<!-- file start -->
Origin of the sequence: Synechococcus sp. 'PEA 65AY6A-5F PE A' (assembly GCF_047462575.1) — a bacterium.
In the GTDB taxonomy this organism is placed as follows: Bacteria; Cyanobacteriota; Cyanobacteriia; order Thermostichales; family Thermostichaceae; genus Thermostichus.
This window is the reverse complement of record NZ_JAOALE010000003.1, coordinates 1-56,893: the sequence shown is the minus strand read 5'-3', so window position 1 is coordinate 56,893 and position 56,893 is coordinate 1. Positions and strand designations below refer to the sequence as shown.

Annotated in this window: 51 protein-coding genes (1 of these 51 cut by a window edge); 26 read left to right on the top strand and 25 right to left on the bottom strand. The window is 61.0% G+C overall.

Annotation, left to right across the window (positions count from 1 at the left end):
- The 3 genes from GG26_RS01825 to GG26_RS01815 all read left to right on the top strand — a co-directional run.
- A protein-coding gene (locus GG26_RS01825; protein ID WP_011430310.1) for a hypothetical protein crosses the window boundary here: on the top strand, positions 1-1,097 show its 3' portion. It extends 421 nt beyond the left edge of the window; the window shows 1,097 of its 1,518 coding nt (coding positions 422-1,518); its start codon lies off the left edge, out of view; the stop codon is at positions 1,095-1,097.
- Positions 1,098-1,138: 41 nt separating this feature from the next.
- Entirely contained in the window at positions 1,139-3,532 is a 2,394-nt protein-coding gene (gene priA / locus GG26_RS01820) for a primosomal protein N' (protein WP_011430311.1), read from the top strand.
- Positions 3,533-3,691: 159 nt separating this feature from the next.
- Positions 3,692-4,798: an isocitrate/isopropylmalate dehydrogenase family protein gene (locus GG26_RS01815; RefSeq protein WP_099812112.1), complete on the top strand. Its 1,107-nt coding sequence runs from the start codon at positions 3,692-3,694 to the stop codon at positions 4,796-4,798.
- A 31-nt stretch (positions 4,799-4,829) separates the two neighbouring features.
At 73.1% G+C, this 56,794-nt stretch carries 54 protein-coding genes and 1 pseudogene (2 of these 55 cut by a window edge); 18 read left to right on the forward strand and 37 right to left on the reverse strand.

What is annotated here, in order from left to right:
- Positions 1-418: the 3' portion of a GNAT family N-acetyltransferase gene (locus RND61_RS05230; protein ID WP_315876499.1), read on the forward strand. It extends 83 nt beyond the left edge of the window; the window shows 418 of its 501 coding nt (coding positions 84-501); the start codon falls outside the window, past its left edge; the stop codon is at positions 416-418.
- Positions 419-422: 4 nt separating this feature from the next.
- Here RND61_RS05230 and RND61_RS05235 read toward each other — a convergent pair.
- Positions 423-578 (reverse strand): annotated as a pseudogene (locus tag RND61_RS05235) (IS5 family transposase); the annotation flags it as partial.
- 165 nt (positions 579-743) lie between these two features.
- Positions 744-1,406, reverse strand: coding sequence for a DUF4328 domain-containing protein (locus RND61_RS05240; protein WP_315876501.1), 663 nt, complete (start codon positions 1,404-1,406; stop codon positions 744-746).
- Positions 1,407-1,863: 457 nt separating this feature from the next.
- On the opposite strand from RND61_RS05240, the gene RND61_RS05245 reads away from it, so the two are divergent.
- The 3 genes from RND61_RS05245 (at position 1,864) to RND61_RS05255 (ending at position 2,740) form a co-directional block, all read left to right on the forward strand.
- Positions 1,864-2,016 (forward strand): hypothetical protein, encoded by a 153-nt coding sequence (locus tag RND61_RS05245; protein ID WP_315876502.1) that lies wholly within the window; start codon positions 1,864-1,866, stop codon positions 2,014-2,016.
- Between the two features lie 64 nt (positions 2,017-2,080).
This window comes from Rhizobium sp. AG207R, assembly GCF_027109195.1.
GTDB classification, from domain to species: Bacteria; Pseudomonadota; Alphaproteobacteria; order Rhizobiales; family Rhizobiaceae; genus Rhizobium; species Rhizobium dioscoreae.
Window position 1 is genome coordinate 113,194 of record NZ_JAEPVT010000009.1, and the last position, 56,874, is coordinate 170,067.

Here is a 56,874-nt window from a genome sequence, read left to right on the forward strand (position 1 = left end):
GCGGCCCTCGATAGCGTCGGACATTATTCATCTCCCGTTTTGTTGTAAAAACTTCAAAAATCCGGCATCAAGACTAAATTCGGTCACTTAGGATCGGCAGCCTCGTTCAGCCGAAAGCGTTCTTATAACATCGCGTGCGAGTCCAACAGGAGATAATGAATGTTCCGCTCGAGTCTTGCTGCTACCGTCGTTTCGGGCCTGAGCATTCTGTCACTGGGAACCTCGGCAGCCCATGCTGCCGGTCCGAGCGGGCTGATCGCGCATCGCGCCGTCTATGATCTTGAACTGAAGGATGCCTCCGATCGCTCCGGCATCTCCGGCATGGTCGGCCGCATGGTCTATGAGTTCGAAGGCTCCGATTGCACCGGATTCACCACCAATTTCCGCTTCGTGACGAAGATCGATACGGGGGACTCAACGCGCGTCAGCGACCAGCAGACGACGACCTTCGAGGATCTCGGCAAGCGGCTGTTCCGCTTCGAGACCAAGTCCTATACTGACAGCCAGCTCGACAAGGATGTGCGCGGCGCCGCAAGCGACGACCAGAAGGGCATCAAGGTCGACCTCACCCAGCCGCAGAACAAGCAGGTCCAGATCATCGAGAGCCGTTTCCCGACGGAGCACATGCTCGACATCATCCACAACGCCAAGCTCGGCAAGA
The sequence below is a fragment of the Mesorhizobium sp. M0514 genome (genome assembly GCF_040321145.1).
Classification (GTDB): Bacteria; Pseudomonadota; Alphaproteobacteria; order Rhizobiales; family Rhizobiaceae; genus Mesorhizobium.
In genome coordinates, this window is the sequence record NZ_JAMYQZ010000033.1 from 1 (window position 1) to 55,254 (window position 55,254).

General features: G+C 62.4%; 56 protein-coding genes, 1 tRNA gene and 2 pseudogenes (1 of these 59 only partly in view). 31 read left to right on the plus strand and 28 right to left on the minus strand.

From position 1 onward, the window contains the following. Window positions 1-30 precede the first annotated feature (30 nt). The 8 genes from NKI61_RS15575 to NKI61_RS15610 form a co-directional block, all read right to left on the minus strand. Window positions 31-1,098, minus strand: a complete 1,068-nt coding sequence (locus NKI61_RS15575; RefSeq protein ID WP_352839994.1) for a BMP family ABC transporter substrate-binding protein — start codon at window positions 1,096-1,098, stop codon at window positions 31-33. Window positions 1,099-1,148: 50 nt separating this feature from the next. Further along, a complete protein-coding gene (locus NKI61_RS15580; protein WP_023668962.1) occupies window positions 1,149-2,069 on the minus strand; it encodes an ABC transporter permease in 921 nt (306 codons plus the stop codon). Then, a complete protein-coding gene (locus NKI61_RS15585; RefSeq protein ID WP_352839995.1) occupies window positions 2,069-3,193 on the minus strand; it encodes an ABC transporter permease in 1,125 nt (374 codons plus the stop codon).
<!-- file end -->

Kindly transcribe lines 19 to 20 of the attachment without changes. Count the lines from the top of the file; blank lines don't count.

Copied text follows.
- 165 nt (positions 579-743) lie between these two features.
- Positions 744-1,406, reverse strand: coding sequence for a DUF4328 domain-containing protein (locus RND61_RS05240; protein WP_315876501.1), 663 nt, complete (start codon positions 1,404-1,406; stop codon positions 744-746).